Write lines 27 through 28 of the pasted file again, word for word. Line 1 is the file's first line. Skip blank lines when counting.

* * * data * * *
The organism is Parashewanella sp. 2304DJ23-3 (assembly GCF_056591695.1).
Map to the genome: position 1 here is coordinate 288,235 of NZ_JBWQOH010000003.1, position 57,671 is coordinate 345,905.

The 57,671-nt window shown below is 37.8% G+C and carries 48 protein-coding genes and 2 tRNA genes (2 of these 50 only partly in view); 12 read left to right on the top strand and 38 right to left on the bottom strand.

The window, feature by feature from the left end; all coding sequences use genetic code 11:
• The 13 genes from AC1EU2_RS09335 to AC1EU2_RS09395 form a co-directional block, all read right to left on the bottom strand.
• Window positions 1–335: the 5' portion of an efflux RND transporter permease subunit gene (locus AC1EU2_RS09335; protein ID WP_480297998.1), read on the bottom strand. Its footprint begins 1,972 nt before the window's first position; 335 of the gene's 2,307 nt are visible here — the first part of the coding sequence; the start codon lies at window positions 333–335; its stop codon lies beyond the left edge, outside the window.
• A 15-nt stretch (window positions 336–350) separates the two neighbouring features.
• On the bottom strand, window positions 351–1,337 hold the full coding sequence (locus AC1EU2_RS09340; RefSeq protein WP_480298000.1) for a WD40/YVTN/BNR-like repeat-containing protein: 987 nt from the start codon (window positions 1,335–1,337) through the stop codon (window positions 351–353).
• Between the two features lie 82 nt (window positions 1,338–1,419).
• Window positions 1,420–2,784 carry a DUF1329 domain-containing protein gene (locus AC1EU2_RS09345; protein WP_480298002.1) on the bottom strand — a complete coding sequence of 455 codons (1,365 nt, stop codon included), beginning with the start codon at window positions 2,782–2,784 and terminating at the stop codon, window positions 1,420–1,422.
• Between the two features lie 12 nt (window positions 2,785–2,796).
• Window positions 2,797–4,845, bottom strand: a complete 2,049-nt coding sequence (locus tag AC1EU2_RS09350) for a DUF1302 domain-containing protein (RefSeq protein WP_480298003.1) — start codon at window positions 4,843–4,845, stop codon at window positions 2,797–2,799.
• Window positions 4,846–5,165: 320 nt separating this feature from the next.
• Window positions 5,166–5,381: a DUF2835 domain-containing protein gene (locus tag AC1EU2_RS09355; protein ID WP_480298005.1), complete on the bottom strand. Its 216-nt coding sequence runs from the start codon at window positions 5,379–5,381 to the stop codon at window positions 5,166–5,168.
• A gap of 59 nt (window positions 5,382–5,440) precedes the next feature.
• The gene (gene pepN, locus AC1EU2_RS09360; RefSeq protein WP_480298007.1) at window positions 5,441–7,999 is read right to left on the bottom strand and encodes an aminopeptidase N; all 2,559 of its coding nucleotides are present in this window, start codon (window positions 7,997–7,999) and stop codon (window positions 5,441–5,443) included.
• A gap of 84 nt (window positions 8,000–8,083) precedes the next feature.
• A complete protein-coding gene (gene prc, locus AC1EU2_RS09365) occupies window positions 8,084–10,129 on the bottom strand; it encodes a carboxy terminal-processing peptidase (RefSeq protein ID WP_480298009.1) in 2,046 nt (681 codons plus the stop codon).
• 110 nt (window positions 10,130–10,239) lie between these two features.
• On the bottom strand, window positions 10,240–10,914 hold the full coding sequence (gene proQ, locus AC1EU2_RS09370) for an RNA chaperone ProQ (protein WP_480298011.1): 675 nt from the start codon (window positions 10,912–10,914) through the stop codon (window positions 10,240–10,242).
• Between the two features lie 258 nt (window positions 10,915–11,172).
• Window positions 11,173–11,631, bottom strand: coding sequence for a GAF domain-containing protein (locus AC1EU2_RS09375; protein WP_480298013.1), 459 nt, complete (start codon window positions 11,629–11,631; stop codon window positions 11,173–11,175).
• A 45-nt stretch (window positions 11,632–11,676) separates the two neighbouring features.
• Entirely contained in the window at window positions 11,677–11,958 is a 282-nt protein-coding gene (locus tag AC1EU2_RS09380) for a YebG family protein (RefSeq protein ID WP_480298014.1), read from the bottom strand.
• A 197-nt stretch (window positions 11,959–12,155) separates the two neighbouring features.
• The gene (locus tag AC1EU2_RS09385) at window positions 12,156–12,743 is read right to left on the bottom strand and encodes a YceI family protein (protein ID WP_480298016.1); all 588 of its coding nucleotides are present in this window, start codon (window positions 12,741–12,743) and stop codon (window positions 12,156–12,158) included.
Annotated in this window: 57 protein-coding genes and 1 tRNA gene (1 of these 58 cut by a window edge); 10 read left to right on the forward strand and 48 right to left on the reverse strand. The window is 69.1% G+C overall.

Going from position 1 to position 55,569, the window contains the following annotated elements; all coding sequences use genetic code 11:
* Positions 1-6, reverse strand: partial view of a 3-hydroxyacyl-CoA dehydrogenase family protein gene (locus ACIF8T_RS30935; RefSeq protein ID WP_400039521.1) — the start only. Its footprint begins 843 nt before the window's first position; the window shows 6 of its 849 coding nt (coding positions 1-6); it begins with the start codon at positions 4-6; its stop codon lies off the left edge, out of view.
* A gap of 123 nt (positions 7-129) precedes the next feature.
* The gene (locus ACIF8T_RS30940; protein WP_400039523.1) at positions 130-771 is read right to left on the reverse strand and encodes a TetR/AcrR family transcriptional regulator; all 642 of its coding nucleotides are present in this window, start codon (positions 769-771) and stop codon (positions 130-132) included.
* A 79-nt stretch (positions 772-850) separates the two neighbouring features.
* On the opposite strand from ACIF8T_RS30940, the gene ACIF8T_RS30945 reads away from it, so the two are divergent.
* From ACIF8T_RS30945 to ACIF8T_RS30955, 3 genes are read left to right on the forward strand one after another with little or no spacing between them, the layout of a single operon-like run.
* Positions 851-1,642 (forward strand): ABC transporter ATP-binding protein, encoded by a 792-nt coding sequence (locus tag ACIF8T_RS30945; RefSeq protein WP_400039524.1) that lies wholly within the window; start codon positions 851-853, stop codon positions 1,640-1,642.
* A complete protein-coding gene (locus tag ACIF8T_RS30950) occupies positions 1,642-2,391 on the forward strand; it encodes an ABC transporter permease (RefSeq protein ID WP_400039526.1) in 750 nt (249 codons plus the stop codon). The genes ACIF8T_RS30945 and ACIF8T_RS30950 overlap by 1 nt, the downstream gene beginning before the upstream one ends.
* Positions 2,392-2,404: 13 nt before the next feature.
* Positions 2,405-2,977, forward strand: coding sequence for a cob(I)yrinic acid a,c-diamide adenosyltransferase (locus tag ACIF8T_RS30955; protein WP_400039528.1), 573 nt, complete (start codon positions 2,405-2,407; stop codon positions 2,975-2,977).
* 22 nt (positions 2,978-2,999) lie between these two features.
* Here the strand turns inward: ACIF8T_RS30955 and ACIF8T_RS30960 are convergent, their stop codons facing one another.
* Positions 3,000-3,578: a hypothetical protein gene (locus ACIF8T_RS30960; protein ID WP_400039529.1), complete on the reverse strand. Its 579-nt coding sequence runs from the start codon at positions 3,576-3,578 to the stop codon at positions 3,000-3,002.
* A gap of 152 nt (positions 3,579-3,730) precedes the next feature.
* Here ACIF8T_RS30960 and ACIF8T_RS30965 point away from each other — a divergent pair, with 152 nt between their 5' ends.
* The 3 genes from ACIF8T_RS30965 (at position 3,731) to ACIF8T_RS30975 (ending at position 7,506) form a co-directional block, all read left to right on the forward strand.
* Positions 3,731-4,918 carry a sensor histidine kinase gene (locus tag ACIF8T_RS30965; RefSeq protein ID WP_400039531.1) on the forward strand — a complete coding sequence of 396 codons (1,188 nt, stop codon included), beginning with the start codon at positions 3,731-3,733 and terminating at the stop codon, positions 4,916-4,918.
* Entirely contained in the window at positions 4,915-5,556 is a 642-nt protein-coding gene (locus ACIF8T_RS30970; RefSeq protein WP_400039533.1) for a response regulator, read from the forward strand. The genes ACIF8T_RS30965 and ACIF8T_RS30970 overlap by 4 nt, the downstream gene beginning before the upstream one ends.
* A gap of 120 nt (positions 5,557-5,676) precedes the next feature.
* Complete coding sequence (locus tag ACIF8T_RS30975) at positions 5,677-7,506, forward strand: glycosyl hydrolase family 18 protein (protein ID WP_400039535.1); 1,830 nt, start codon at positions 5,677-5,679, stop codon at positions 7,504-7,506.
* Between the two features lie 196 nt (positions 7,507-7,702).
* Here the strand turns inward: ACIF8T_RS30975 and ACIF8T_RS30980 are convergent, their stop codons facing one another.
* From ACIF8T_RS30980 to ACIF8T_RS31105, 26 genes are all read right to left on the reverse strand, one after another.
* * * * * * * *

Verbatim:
Annotated in this window: 57 protein-coding genes and 1 tRNA gene (1 of these 58 cut by a window edge); 10 read left to right on the forward strand and 48 right to left on the reverse strand. The window is 69.1% G+C overall.

Going from position 1 to position 55,569, the window contains the following annotated elements; all coding sequences use genetic code 11: